Estimates of pertussis vaccine effectiveness in United States air force pediatric dependents.

Pertussis vaccination compliance is critical for reduction in the prevalence of disease; however, the current acellular pertussis vaccine may not provide sufficient protection from infection. This study examined acellular pertussis vaccine effectiveness (VE) for Air Force dependents less than 12 years of age.
We conducted a case-control study among Air Force pediatric dependents from 2011 to 2013, comparing cases with positive pertussis test results to controls who received the same lab tests with a negative result. Our study population was categorized by age group and vaccination status based on the Centers for Disease Control and Prevention recommended pertussis vaccination schedule. VE was calculated with respect to vaccination status and pertussis lab results.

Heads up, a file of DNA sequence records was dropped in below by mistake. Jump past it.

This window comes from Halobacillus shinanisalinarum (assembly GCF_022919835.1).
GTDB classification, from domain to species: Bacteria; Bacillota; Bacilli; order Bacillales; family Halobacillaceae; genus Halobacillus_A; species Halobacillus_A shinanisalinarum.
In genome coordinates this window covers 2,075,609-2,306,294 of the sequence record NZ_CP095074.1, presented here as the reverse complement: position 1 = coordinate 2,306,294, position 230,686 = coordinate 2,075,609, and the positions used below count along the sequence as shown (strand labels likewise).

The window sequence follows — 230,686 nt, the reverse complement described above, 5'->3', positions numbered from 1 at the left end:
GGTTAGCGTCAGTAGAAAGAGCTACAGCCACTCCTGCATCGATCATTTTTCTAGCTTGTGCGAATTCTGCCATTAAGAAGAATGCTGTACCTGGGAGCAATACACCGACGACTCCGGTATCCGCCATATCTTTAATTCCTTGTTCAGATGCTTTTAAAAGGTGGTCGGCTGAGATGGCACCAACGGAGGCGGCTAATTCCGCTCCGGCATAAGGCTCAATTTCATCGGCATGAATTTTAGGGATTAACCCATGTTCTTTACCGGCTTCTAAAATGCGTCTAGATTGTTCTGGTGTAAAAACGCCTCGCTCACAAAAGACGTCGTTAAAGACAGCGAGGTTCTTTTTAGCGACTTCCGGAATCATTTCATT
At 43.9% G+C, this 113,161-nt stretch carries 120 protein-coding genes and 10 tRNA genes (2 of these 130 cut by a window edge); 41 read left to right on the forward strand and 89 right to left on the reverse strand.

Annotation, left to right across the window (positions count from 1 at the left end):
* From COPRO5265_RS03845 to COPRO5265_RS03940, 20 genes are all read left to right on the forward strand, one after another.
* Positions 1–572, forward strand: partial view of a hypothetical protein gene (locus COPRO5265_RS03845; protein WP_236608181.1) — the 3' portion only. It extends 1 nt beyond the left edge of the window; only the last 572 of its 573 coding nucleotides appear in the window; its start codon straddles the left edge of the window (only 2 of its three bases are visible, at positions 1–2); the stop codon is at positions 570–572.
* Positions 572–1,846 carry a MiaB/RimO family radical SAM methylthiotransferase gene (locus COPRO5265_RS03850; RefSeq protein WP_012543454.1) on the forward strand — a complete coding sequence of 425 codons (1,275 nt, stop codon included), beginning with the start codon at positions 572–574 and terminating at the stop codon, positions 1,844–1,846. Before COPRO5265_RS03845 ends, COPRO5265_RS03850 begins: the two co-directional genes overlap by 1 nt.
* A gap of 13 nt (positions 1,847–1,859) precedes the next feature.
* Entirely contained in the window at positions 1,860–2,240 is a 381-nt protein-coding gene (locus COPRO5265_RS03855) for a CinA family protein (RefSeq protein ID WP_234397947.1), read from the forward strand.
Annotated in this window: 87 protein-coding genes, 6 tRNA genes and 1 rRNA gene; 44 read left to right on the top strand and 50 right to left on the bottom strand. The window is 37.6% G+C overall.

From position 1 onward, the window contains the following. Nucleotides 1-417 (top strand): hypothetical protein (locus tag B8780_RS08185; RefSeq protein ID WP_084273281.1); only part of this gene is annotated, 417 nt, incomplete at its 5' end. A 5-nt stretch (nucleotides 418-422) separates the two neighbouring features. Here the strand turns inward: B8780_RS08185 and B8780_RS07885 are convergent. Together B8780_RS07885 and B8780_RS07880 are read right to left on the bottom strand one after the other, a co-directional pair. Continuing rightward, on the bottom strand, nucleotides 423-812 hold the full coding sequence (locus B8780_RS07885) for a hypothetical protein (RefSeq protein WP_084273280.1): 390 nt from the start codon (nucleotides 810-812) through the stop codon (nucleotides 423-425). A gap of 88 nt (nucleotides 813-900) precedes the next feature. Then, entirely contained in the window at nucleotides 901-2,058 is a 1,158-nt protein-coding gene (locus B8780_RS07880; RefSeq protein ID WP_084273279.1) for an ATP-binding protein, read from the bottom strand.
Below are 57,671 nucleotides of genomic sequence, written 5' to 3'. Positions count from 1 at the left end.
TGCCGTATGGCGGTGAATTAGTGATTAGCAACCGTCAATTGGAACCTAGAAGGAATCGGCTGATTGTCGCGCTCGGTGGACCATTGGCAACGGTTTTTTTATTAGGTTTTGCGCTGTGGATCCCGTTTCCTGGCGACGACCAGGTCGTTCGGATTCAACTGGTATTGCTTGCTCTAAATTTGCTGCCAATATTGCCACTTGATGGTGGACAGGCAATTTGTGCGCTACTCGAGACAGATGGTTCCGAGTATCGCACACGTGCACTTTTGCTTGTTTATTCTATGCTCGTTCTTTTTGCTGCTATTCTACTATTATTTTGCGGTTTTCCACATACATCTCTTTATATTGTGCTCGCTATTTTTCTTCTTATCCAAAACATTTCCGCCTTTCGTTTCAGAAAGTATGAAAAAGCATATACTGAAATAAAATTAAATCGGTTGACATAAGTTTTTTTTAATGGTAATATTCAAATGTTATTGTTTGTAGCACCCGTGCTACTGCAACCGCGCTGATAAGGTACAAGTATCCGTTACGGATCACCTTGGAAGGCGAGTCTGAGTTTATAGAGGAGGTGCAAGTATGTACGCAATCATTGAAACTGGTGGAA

We compared 27 pertussis laboratory positive cases with 974 pertussis laboratory negative controls, 2 months to <12 years old. Comparing completely vaccinated to non-vaccinated patients, the overall VE was 78.3% (95% confidence interval (CI): 48.6, 90.8; p<0.001). VE was highest among those 15 months to <6 years old: 97.6% (95% CI: 78.5, 99.7; p<0.001). Children 6 to <12 years old had the lowest VE: 48.5% (95% CI: -74.0, 84.7; p=0.28). Comparing partially vaccinated patients to nonvaccinated patients yielded 64.2% (95% CI: -7.2, 88.1; p=0.06) overall VE.
Acellular pertussis vaccination was effective at preventing laboratory confirmed pertussis among our Air Force pediatric dependent population, with highest protection among completely vaccinated, young children. Older children received the lowest amount of protection. Partial vaccination had near significant protection. Our overall calculated pertussis VE corroborates other pertussis VE studies looking at similar age groups.

Authors:Wolff G1, Bell M2, Escobar J2, Ruiz S3.
Journal:Vaccine. 2015